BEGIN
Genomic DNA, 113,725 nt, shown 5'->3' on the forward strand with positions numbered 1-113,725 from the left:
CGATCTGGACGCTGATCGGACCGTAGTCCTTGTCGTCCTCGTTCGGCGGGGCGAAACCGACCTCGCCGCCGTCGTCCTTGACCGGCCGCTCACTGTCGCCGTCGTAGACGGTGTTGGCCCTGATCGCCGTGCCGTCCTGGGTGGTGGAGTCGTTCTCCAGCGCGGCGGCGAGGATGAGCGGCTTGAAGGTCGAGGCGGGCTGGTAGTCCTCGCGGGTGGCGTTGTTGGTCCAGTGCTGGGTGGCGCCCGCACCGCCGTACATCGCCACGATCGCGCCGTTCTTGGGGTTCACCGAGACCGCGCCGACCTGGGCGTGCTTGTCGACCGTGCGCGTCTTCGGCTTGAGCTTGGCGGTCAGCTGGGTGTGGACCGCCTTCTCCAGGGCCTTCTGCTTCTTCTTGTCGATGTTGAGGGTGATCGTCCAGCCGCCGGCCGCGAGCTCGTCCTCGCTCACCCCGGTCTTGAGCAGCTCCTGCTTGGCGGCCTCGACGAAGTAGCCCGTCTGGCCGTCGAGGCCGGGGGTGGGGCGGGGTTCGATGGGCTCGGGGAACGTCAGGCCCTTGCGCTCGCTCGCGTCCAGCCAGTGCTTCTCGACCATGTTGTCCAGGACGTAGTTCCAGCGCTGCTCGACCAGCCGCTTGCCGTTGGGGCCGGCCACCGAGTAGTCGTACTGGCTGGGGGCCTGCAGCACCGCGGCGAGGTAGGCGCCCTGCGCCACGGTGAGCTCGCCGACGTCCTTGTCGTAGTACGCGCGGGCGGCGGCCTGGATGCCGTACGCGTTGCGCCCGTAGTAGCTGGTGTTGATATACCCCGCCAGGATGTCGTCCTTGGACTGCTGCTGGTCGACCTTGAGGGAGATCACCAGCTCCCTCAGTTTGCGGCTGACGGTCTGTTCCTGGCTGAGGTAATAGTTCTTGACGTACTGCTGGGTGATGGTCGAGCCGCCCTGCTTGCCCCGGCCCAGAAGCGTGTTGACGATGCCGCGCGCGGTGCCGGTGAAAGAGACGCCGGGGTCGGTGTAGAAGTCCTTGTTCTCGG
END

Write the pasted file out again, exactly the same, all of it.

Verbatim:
Genomic DNA, 113,725 nt, shown 5'->3' on the forward strand with positions numbered 1-113,725 from the left:
CGATCTGGACGCTGATCGGACCGTAGTCCTTGTCGTCCTCGTTCGGCGGGGCGAAACCGACCTCGCCGCCGTCGTCCTTGACCGGCCGCTCACTGTCGCCGTCGTAGACGGTGTTGGCCCTGATCGCCGTGCCGTCCTGGGTGGTGGAGTCGTTCTCCAGCGCGGCGGCGAGGATGAGCGGCTTGAAGGTCGAGGCGGGCTGGTAGTCCTCGCGGGTGGCGTTGTTGGTCCAGTGCTGGGTGGCGCCCGCACCGCCGTACATCGCCACGATCGCGCCGTTCTTGGGGTTCACCGAGACCGCGCCGACCTGGGCGTGCTTGTCGACCGTGCGCGTCTTCGGCTTGAGCTTGGCGGTCAGCTGGGTGTGGACCGCCTTCTCCAGGGCCTTCTGCTTCTTCTTGTCGATGTTGAGGGTGATCGTCCAGCCGCCGGCCGCGAGCTCGTCCTCGCTCACCCCGGTCTTGAGCAGCTCCTGCTTGGCGGCCTCGACGAAGTAGCCCGTCTGGCCGTCGAGGCCGGGGGTGGGGCGGGGTTCGATGGGCTCGGGGAACGTCAGGCCCTTGCGCTCGCTCGCGTCCAGCCAGTGCTTCTCGACCATGTTGTCCAGGACGTAGTTCCAGCGCTGCTCGACCAGCCGCTTGCCGTTGGGGCCGGCCACCGAGTAGTCGTACTGGCTGGGGGCCTGCAGCACCGCGGCGAGGTAGGCGCCCTGCGCCACGGTGAGCTCGCCGACGTCCTTGTCGTAGTACGCGCGGGCGGCGGCCTGGATGCCGTACGCGTTGCGCCCGTAGTAGCTGGTGTTGATATACCCCGCCAGGATGTCGTCCTTGGACTGCTGCTGGTCGACCTTGAGGGAGATCACCAGCTCCCTCAGTTTGCGGCTGACGGTCTGTTCCTGGCTGAGGTAATAGTTCTTGACGTACTGCTGGGTGATGGTCGAGCCGCCCTGCTTGCCCCGGCCCAGAAGCGTGTTGACGATGCCGCGCGCGGTGCCGGTGAAAGAGACGCCGGGGTCGGTGTAGAAGTCCTTGTTCTCGG